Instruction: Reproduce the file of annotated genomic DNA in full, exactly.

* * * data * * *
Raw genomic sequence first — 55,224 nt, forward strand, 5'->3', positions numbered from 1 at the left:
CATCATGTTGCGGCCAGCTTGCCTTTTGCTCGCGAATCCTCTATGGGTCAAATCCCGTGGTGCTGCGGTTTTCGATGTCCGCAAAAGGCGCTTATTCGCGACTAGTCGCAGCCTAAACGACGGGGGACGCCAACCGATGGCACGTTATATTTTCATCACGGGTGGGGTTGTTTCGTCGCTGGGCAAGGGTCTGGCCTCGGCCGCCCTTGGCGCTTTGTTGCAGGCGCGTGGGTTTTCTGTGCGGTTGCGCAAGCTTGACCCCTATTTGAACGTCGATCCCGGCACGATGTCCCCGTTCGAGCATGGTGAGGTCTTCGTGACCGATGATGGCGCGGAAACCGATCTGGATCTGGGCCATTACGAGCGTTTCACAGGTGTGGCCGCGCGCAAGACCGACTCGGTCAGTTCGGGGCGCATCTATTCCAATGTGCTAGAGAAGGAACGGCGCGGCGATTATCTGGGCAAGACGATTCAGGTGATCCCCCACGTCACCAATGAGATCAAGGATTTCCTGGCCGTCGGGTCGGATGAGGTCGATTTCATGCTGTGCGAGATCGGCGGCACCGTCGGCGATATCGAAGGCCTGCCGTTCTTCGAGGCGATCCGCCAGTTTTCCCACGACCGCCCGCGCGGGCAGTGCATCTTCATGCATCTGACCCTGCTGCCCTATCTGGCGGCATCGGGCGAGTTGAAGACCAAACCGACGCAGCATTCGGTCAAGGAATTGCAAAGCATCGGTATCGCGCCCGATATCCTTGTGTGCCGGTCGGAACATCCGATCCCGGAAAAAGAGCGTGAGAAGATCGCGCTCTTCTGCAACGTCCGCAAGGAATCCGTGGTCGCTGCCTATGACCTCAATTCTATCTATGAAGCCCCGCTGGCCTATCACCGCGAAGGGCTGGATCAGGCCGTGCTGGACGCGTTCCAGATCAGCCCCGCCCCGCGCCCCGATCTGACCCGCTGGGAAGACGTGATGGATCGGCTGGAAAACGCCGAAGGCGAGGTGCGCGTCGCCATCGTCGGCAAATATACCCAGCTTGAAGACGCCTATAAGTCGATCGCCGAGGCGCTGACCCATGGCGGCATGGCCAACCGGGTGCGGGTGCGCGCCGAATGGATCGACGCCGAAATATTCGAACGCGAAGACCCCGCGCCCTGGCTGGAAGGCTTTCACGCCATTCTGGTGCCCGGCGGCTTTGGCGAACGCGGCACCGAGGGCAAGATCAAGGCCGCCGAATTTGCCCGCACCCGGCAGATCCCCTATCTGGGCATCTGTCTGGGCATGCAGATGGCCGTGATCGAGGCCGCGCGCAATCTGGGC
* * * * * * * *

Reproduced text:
Raw genomic sequence first — 55,224 nt, forward strand, 5'->3', positions numbered from 1 at the left:
CATCATGTTGCGGCCAGCTTGCCTTTTGCTCGCGAATCCTCTATGGGTCAAATCCCGTGGTGCTGCGGTTTTCGATGTCCGCAAAAGGCGCTTATTCGCGACTAGTCGCAGCCTAAACGACGGGGGACGCCAACCGATGGCACGTTATATTTTCATCACGGGTGGGGTTGTTTCGTCGCTGGGCAAGGGTCTGGCCTCGGCCGCCCTTGGCGCTTTGTTGCAGGCGCGTGGGTTTTCTGTGCGGTTGCGCAAGCTTGACCCCTATTTGAACGTCGATCCCGGCACGATGTCCCCGTTCGAGCATGGTGAGGTCTTCGTGACCGATGATGGCGCGGAAACCGATCTGGATCTGGGCCATTACGAGCGTTTCACAGGTGTGGCCGCGCGCAAGACCGACTCGGTCAGTTCGGGGCGCATCTATTCCAATGTGCTAGAGAAGGAACGGCGCGGCGATTATCTGGGCAAGACGATTCAGGTGATCCCCCACGTCACCAATGAGATCAAGGATTTCCTGGCCGTCGGGTCGGATGAGGTCGATTTCATGCTGTGCGAGATCGGCGGCACCGTCGGCGATATCGAAGGCCTGCCGTTCTTCGAGGCGATCCGCCAGTTTTCCCACGACCGCCCGCGCGGGCAGTGCATCTTCATGCATCTGACCCTGCTGCCCTATCTGGCGGCATCGGGCGAGTTGAAGACCAAACCGACGCAGCATTCGGTCAAGGAATTGCAAAGCATCGGTATCGCGCCCGATATCCTTGTGTGCCGGTCGGAACATCCGATCCCGGAAAAAGAGCGTGAGAAGATCGCGCTCTTCTGCAACGTCCGCAAGGAATCCGTGGTCGCTGCCTATGACCTCAATTCTATCTATGAAGCCCCGCTGGCCTATCACCGCGAAGGGCTGGATCAGGCCGTGCTGGACGCGTTCCAGATCAGCCCCGCCCCGCGCCCCGATCTGACCCGCTGGGAAGACGTGATGGATCGGCTGGAAAACGCCGAAGGCGAGGTGCGCGTCGCCATCGTCGGCAAATATACCCAGCTTGAAGACGCCTATAAGTCGATCGCCGAGGCGCTGACCCATGGCGGCATGGCCAACCGGGTGCGGGTGCGCGCCGAATGGATCGACGCCGAAATATTCGAACGCGAAGACCCCGCGCCCTGGCTGGAAGGCTTTCACGCCATTCTGGTGCCCGGCGGCTTTGGCGAACGCGGCACCGAGGGCAAGATCAAGGCCGCCGAATTTGCCCGCACCCGGCAGATCCCCTATCTGGGCATCTGTCTGGGCATGCAGATGGCCGTGATCGAGGCCGCGCGCAATCTGGGC